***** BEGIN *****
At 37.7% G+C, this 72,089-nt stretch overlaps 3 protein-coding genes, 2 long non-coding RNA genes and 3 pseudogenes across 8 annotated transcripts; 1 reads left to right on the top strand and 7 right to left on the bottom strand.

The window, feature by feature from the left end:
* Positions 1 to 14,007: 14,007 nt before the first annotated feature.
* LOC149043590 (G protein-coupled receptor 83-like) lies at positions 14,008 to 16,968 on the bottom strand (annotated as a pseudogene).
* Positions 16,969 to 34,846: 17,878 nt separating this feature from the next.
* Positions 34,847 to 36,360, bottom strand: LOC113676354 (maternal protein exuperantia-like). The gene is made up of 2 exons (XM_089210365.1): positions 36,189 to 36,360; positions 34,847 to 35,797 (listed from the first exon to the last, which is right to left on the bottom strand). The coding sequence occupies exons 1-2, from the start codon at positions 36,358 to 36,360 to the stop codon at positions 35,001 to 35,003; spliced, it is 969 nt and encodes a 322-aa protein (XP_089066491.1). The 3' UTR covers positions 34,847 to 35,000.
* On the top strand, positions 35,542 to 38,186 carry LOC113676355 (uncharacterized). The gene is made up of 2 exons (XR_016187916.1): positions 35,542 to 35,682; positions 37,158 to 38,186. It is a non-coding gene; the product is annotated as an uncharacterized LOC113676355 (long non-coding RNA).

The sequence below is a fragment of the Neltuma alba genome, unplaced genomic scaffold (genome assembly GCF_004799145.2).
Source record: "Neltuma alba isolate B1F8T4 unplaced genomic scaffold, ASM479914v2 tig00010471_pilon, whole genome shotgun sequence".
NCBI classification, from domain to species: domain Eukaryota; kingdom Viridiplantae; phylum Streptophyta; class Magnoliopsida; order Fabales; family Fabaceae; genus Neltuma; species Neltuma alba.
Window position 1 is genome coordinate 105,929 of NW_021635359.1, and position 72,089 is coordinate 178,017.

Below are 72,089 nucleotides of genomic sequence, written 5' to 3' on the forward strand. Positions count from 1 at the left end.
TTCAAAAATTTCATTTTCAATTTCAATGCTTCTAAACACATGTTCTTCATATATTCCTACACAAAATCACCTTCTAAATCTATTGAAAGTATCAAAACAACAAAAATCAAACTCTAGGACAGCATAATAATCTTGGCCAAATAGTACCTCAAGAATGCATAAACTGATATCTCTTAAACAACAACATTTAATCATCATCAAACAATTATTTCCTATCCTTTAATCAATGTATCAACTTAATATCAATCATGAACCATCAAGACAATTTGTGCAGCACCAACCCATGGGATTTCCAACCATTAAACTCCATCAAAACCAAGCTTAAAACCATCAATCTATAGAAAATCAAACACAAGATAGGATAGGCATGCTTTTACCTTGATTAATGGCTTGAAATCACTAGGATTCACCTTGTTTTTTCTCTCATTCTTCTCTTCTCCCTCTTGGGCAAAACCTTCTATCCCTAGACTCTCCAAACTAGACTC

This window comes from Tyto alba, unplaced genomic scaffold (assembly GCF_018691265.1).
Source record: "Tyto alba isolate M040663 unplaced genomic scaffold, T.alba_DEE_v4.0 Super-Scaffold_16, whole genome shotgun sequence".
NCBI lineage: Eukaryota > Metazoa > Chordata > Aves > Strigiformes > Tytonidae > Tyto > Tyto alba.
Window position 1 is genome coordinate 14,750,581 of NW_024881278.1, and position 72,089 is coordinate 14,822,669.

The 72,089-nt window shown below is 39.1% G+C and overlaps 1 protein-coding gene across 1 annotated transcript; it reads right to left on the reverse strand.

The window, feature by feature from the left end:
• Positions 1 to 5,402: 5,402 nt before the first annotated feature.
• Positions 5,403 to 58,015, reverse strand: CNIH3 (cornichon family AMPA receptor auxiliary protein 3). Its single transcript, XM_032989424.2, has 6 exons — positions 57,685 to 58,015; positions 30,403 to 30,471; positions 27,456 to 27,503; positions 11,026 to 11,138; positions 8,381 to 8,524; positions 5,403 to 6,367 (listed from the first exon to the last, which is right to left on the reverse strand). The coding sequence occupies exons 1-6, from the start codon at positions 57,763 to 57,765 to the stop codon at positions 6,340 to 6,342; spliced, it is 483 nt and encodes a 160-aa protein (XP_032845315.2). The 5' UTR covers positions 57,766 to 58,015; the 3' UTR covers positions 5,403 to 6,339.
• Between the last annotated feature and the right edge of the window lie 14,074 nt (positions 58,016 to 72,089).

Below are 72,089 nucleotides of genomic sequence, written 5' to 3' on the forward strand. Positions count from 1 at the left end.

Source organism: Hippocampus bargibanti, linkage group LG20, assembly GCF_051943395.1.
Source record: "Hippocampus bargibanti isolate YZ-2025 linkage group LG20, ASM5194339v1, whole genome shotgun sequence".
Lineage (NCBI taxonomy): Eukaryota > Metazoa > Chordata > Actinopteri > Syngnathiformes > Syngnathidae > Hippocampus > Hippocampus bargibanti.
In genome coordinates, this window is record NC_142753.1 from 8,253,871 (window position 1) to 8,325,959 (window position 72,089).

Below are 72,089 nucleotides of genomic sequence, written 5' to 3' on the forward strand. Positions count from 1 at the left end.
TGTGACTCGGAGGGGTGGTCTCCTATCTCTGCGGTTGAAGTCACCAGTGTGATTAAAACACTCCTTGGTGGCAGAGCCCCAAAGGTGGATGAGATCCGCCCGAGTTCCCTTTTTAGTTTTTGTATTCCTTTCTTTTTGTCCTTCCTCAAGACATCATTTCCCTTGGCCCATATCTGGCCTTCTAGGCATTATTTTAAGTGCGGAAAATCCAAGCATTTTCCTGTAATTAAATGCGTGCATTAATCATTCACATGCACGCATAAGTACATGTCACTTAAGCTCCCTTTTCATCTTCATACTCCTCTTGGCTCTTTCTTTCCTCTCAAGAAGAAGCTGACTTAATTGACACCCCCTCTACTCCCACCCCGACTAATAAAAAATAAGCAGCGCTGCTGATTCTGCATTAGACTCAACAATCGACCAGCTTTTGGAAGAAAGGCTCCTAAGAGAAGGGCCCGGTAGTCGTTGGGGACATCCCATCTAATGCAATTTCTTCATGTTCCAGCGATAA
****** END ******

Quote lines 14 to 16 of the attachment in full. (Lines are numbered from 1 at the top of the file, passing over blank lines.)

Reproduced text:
This window comes from Tyto alba, unplaced genomic scaffold (assembly GCF_018691265.1).
Source record: "Tyto alba isolate M040663 unplaced genomic scaffold, T.alba_DEE_v4.0 Super-Scaffold_16, whole genome shotgun sequence".
NCBI lineage: Eukaryota > Metazoa > Chordata > Aves > Strigiformes > Tytonidae > Tyto > Tyto alba.